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Thermo Fisher to buy molecular diagnostics firm Qiagen for $11.5 billion

Purchase brings the instrumentation giant into the fight against coronavirus

by Craig Bettenhausen
March 3, 2020


A photo of Qiagen coronavirus diagnostic kits.
Credit: Qiagen
Qiagen has shipped a prototype coronavirus test kit to hospitals in China and France.

Thermo Fisher Scientific will spend $11.5 billion to acquire Qiagen, a molecular diagnostics and sample preparation firm with a test for the coronavirus in the works.

Based in the Netherlands, Qiagen reported $1.53 billion in revenue in 2019. It employs around 5,100 people at 35 locations around the world. The price represents a 23% premium over Qiagen’s stock price prior to the announcement on March 3.

A deal for Qiagen was rumored in November, but talk subsequently quieted down. Qiagen stated in December that “the various alternatives to the stand-alone prospects were not compelling,” and “the board and has terminated all discussions so that full management focus can be on executing the stand-alone plan.”

Now, Thermo Fisher and Qiagen expect to close the takeover in the first half of 2021.

The purchase continues Thermo Fisher’s interest in acquiring diagnostics firms, which began with the $3.5 billion purchase of the autoimmunity diagnostics maker Phadia in 2011. In 2012, Thermo acquired the transplant diagnostics maker One Lambda for $925 million, and in 2014 it purchased rival Life Technologies for $13.6 billion. Qiagen will give Thermo a strong presence in clinical infectious disease testing as well as in instruments and products for academic researchers.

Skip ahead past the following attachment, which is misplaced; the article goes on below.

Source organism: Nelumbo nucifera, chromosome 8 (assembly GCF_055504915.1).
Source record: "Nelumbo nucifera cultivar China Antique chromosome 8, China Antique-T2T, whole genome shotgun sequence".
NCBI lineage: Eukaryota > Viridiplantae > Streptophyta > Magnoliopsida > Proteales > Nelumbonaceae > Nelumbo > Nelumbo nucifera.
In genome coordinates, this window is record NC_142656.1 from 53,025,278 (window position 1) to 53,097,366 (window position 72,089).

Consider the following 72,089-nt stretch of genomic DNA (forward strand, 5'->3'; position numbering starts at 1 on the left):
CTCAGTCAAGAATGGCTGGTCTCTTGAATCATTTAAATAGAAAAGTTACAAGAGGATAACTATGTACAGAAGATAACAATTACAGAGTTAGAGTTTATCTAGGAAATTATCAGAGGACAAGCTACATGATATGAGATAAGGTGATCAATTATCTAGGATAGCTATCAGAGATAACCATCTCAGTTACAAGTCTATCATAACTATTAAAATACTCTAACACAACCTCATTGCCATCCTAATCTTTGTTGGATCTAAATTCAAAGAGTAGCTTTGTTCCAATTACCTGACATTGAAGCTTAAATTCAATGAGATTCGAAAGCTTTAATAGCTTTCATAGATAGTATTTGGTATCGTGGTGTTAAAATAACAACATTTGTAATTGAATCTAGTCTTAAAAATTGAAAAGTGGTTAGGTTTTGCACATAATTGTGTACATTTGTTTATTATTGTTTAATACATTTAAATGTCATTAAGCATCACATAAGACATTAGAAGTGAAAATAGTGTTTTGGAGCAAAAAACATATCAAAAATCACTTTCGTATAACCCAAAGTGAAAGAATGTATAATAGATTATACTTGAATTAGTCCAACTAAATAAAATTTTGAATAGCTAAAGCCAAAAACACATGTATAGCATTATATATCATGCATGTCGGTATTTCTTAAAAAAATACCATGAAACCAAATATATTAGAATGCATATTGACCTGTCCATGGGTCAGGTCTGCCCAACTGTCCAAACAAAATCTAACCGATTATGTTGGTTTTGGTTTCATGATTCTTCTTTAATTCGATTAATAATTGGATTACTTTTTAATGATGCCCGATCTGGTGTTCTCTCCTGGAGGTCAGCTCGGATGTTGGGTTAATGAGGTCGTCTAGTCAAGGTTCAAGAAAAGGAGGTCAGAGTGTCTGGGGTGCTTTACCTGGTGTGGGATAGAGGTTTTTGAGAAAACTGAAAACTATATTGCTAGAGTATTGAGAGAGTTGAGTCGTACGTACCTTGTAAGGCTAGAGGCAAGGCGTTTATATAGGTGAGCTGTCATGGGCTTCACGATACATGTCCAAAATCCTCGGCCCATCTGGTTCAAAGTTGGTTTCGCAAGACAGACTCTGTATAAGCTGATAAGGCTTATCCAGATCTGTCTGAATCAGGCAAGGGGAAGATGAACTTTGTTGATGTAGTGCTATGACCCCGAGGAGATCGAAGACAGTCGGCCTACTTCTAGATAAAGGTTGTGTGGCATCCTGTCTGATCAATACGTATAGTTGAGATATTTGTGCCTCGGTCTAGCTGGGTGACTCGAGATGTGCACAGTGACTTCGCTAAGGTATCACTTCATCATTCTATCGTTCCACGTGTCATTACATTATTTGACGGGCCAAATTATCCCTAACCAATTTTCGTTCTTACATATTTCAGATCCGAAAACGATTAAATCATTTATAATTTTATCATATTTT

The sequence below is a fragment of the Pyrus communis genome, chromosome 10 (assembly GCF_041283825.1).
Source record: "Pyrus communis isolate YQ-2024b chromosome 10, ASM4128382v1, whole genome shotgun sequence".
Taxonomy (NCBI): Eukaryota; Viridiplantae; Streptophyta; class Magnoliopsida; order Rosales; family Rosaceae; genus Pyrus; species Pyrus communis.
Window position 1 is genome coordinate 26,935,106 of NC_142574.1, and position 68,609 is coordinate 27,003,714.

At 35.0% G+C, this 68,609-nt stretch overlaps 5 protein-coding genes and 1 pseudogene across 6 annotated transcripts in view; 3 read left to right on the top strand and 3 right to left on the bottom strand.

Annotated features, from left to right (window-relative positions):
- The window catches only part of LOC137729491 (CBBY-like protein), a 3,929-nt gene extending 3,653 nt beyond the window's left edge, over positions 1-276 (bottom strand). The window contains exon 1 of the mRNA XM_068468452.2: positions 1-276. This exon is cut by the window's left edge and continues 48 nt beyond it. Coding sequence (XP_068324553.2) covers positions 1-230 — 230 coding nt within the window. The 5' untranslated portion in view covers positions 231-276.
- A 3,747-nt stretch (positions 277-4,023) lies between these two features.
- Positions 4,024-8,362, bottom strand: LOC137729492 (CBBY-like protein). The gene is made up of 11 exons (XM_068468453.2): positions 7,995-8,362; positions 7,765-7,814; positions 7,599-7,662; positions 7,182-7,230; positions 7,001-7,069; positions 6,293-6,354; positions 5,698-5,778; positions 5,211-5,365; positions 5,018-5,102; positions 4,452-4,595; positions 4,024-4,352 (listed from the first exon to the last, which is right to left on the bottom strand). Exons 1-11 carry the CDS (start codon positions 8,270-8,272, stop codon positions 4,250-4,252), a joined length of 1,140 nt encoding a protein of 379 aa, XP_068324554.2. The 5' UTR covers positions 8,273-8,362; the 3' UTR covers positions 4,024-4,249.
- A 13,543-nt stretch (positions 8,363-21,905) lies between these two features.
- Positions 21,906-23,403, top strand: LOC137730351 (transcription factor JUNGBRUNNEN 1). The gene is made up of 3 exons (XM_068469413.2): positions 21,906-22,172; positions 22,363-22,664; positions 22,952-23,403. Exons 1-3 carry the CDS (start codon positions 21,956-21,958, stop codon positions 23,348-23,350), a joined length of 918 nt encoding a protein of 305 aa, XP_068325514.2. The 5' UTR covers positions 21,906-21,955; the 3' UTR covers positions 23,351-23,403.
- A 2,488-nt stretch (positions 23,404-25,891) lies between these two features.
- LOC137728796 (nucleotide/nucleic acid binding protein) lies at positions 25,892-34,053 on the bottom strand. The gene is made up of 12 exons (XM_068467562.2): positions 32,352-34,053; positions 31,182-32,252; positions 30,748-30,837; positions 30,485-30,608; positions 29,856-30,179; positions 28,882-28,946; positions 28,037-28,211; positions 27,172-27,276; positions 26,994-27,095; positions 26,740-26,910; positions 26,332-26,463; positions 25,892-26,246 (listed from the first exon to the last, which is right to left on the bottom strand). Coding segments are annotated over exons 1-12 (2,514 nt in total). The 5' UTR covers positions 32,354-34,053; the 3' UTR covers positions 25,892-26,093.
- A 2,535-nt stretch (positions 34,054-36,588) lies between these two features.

In a report to clients, Puneet Souda, who covers Thermo Fisher for the investment firm SVB Leerink, says he expects Thermo Fisher to continue its successful history of integrating acquisitions and improving operations. Thermo Fisher “has a long history of buying assets and improving the growth and margin profile over time,” he writes.

In addition to continuing an acquisition trend, the move puts Thermo Fisher at the forefront of the coronavirus crisis. In late February, Qiagen shipped diagnostic kits capable of differentiating the virus responsible for the current outbreak from other respiratory diseases to four Chinese hospitals. The hospitals are testing the kit, which Qiagen says can give clear results in an hour. A hospital in Paris is also testing the kit. The firm says it is applying for emergency authorization to make its tool available in the US, South Korea, China, and Europe.



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